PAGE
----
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In early February, with Iraqi flags flying, 500 Sons of Iraq volunteers marched into the city from the U.S. base, went into battle and later set up checkpoints they still man today.

U.S. officers credit the Sons of Iraq with playing a key role in defeating the enemy.

Attacks on U.S. and Iraqi forces by al Qaeda numbered about 80 in January. Last month, there were no more than five.

“It’s not just the security” the Sons of Iraq help provide, Col. McGee said. “It’s the inroads and insight into the population you can only get from people who live here and know all the layers of the story.”

Jaish Islami, which means Islamic Army in Arabic, was started in 2003 by former soldiers of Saddam Hussein’s army and by former officials of his Ba’ath Party.

Although they shared with al Qaeda the goal of driving out the Americans, they turned their guns on the militant group in 2006 in Salahaddin province because of the organization’s foreign leadership and fighters and disregard for Iraqi casualties.

In Samarra, they succeeded in pushing out al Qaeda, but were later defeated. The Jaish Islami members either fled the city or disbanded.

Jaish Islami leaders and tribal sheiks say they are now following a political path to influence.

The insurgency, they said, got them nowhere and they have seen U.S. forces work to rebuild their homeland.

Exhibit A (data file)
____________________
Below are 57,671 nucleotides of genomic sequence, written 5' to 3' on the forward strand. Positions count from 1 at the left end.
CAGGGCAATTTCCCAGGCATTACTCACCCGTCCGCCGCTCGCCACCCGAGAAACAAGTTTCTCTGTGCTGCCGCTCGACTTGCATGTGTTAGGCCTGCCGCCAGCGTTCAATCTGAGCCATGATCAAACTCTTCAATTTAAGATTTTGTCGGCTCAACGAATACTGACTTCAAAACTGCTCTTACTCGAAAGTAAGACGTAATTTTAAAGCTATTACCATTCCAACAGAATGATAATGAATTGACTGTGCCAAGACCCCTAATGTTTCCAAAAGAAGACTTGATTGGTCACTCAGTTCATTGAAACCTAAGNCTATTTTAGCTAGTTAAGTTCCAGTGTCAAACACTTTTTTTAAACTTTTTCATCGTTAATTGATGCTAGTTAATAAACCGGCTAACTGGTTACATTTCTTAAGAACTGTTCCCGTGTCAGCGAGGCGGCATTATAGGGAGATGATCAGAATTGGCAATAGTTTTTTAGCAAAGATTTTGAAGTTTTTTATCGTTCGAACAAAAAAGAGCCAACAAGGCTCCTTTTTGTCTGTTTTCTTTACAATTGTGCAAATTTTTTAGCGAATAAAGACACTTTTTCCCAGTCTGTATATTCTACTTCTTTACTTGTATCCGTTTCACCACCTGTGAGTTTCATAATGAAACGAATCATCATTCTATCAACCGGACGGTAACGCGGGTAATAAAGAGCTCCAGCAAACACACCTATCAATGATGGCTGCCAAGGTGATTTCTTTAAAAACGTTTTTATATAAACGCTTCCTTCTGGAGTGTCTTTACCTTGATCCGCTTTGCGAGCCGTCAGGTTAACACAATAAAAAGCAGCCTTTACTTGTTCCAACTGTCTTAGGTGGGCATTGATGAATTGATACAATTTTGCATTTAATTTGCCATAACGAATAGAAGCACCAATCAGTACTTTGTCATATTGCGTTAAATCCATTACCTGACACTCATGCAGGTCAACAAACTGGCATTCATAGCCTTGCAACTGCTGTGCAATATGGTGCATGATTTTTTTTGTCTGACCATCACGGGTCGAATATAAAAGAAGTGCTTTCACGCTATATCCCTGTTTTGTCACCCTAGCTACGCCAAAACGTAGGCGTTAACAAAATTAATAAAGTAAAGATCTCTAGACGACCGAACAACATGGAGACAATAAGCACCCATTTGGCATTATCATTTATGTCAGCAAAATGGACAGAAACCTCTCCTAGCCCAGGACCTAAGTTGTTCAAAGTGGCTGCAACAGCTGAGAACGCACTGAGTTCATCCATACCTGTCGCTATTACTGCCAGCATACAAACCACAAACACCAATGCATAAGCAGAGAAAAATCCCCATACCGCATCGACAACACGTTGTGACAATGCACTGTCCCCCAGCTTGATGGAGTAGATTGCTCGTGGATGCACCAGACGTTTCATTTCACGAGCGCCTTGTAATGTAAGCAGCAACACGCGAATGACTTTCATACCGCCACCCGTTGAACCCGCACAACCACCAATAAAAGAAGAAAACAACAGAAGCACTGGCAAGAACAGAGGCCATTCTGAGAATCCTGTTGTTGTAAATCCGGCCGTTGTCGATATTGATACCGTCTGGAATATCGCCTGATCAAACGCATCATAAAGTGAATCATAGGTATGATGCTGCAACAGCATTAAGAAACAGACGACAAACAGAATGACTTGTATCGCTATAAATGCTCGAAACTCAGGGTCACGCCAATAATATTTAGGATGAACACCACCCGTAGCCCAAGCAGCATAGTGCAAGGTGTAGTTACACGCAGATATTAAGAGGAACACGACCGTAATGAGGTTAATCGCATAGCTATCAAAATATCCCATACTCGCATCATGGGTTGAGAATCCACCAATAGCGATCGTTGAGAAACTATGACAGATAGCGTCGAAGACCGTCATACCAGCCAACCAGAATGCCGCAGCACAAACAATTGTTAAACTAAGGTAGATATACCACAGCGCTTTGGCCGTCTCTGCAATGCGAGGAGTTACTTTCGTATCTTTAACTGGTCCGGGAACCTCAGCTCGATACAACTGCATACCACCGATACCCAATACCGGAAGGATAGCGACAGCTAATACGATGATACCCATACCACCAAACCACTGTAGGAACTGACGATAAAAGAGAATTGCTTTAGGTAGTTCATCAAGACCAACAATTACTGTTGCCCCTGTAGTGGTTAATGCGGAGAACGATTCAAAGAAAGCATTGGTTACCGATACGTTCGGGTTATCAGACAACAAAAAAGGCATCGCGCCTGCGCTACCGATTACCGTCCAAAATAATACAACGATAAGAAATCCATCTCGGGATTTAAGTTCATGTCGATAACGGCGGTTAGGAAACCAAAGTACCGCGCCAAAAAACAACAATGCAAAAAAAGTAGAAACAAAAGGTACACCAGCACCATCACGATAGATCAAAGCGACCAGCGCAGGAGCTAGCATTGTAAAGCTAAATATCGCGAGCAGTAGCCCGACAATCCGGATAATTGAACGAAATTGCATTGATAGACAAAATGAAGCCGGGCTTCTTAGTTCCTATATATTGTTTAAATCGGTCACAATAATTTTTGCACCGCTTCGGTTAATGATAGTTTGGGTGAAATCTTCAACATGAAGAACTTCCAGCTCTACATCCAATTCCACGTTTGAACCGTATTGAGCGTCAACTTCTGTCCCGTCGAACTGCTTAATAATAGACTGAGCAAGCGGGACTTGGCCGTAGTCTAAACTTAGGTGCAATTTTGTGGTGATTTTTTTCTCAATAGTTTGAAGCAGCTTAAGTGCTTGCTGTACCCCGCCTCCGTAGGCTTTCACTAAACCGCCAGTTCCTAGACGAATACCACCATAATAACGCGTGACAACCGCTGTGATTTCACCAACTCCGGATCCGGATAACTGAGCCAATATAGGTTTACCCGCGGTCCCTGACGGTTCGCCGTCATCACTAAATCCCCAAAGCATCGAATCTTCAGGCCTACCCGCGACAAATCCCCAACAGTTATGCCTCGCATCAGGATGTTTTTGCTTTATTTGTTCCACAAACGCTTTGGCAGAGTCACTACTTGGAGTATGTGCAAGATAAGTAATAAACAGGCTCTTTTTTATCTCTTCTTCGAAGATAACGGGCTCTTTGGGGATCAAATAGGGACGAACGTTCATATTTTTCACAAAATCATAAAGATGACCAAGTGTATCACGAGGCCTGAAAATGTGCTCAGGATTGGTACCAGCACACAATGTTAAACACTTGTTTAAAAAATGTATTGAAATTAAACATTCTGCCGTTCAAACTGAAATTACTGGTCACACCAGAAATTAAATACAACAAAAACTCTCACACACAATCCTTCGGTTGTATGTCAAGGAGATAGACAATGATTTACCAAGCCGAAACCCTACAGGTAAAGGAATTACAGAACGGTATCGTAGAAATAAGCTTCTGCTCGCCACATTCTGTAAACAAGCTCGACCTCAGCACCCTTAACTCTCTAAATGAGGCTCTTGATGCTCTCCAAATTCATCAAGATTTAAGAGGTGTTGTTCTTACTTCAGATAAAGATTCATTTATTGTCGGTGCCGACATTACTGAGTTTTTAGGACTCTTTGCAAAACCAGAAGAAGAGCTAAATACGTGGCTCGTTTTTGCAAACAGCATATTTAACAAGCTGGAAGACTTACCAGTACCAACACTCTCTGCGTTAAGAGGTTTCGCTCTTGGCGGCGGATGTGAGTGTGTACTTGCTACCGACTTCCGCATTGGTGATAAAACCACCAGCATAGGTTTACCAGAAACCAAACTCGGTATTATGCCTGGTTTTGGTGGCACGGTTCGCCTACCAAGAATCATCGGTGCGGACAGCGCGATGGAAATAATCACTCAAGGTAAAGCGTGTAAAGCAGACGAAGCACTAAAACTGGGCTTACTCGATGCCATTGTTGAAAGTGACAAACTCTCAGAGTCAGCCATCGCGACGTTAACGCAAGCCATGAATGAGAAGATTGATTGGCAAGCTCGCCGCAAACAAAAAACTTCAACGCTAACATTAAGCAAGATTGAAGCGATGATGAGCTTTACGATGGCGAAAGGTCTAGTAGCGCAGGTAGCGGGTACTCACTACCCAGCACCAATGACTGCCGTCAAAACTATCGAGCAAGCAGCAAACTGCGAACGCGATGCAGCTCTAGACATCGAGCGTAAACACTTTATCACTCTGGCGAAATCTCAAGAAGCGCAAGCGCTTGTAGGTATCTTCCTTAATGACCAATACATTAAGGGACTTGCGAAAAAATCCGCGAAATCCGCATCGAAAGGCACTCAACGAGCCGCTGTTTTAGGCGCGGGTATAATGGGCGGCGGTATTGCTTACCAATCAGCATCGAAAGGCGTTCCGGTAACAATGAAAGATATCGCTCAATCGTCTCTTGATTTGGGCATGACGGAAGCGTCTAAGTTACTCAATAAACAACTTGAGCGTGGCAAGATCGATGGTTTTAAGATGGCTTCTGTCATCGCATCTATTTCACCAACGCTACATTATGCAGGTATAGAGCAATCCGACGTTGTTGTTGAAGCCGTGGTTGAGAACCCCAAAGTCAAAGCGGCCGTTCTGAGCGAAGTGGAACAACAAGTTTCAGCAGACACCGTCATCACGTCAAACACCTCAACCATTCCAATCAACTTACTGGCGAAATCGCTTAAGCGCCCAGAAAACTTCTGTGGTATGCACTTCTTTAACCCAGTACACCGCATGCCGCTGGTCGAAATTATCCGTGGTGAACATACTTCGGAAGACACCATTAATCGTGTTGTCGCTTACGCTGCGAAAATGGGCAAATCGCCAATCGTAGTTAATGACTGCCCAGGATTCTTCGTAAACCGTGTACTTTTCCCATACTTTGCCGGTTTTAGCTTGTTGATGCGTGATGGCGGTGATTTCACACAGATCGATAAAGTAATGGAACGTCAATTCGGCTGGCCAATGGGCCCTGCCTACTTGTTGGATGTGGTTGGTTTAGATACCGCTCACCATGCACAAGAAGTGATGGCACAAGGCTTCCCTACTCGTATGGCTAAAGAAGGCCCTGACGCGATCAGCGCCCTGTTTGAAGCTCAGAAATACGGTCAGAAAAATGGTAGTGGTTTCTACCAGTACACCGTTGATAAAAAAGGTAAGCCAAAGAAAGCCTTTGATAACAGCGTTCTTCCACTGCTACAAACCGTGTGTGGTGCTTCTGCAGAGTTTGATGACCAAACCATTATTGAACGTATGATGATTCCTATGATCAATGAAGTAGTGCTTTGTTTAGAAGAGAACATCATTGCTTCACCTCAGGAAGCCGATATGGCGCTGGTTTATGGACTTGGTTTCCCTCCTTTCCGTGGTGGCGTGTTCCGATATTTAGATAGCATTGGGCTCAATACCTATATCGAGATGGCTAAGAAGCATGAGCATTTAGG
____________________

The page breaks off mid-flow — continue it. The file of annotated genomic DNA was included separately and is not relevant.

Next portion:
“We thank the coalition forces for all their help,” said Sheik Khalid Flayeh al-Bazzi. “If not for the Americans, we couldn’t see what we have now.”

In the Khadasiyah section of Samarra, where al Qaeda in Iraq had headquarters, stores are open again, with merchants hawking everything from snacks to wedding dresses.

Elsewhere in Samarra, roads are being repaired and infrastructure rebuilt. The Iraqi government supplies the funding, but U.S. troops hire local contractors and ensure funds are spent properly and projects are completed.

A problem area, however, is around the al-Askari mosque. Without a heavy influx of pilgrims, which won’t happen until the rebuilding is completed, stores nearby are struggling.

“It will take more than two years” to rebuild,” said Samarra Mayor Mahmoud Khalif Ahmed al-Bazzi.”You know it’s very important to us. The tourist people would come to visit it, stay at hotels, go to the shops, use the taxis. Before, especially during holy days, 100,000 people came. Now it’s only a few thousand.”

The first Shi’ite pilgrims returned to the city this summer and were greeted by an official welcoming committee. They couldn’t worship at the mosque itself, but were able to view reconstruction efforts and pray at another mosque in the al-Askari complex.

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